Sunday, April 12, 2015

The theatre (operating room) at Tamale Teaching Hospital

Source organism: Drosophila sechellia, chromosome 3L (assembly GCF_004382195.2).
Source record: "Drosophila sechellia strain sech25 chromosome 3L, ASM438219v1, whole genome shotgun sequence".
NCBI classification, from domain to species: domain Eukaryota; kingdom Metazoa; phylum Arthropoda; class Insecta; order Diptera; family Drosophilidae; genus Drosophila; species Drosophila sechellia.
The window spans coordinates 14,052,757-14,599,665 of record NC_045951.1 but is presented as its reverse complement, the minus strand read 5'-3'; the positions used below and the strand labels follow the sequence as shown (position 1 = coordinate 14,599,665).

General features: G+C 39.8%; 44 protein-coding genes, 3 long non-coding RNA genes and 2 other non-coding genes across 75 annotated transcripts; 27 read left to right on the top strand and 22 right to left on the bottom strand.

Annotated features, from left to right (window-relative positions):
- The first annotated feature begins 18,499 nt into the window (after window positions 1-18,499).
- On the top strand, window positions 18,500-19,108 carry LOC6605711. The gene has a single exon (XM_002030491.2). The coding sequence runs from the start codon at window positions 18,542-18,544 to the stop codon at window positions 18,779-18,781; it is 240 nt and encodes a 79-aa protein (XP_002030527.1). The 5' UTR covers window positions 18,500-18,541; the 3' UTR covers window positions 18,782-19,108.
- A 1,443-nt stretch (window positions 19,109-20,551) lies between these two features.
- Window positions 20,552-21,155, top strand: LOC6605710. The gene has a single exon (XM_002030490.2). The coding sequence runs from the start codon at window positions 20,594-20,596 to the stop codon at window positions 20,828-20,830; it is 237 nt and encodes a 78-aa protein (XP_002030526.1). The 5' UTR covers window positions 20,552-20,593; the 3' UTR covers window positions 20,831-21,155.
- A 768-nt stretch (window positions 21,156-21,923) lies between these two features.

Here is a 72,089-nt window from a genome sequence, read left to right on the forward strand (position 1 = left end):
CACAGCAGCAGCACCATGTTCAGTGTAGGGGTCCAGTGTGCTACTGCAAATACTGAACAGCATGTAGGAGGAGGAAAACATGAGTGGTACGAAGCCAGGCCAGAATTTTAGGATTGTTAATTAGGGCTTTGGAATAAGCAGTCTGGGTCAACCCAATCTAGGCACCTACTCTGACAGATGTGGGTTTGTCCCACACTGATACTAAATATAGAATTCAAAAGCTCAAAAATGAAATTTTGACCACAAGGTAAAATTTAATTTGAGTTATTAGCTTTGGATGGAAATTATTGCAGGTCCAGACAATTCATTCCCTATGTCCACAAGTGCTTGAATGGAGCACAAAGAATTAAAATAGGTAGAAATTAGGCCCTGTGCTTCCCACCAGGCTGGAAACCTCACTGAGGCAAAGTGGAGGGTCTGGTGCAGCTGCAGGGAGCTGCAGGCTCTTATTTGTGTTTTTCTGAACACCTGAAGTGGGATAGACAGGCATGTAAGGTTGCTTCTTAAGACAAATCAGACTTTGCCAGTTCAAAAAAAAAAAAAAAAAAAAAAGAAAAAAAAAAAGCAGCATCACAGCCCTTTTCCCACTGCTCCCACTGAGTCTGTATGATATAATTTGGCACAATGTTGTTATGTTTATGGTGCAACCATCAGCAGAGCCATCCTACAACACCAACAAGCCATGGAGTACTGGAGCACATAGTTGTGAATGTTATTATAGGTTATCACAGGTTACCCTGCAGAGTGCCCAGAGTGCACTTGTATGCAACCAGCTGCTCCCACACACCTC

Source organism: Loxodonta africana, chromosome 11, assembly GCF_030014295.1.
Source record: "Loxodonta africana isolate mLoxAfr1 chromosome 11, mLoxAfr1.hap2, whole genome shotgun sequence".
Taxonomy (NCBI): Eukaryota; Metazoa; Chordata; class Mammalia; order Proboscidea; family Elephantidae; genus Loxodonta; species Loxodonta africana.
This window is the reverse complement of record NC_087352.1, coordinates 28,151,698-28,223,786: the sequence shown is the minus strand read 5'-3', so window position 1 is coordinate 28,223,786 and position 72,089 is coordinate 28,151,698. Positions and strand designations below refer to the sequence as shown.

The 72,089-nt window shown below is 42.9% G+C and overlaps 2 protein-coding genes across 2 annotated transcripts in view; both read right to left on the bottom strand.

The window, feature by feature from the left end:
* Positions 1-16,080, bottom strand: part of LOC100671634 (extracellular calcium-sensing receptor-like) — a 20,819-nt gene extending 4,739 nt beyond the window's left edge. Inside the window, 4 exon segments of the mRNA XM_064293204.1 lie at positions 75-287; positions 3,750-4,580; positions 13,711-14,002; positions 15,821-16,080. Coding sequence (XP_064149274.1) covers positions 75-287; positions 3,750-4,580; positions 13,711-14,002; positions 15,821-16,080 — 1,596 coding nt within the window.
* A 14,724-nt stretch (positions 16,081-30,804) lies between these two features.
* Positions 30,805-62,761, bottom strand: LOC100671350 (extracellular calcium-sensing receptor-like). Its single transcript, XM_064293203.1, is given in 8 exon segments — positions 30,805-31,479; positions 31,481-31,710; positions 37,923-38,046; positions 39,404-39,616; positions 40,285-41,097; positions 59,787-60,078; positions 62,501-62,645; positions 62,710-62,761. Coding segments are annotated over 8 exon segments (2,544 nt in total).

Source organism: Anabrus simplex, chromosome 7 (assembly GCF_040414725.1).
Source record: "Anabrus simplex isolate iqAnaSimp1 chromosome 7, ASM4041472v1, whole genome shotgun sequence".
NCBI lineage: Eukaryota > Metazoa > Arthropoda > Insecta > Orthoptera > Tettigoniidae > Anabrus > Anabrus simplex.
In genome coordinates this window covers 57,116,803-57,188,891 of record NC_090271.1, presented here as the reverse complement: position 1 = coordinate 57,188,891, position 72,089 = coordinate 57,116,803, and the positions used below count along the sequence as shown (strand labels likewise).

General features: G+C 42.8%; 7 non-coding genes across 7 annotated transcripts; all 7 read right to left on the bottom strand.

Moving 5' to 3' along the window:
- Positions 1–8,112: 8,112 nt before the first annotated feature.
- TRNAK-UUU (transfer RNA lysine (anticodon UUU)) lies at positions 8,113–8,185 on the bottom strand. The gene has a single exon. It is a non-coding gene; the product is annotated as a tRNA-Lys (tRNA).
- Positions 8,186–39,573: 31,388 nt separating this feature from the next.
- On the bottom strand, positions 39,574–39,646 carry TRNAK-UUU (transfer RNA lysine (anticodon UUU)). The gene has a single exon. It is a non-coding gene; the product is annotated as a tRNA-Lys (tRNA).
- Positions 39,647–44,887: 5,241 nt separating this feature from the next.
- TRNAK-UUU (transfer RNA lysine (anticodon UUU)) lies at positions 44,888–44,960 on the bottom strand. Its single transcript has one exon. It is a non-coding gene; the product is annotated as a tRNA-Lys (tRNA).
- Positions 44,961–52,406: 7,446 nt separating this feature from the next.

On our final day at the Tamale Teaching Hospital Samaya and Kyla spent the day in the Theatre where orthopedic surgeries were being performed. There was a bit of a delay at the start of the day as there was no running water to sterilize instruments. By ten a.m. the first procedure was underway which was an open reduction and internal fixation (ORIF) of the right radius. We counted 20 staff members in the operating room at one point, which we found to be quite overwhelming. We were wondering how the patient felt with so many individuals in the room watching the procedure. We also found it very interesting that nurses are able to place the patient under general anesthesia as this is an anesthesiologist's role in Canada (anesthesiologist's in Canada are medical doctors in Canada that then specialize in anesthesiology). The nurses and surgeons were very welcoming to us, and ensured that we had a front row seat. They were also involving us in discussions with medical students and nursing students, and asking us questions. It was apparent that they are used to teaching students frequently as they were eager to share their knowledge with us. During the procedure, one of the surgeons mentioned that he knew an orthopedic surgeon that happens to live in Vernon! What a small world. It's nice to know that knowledge is being shared across continents, and that we have multiple connections to Ghana!  We quickly learned that although it's nice to have a front row seat, we should've brought our goggles as bone fragments were flying at us! We then explained to the head nurse in the theatre that in Canada we have a sterile border around the patient that only the surgeon and the scrub nurse are to remain in. They found that very interesting as it is not something that they practice. Although the patient remains sterile, there were many individuals that were in close proximity to the patient to observe. The head nurse stated that he felt that our practice of having a sterile border would be beneficial to implement in their operating room. Overall, it was an interesting experience that we were thankful to be a part of.

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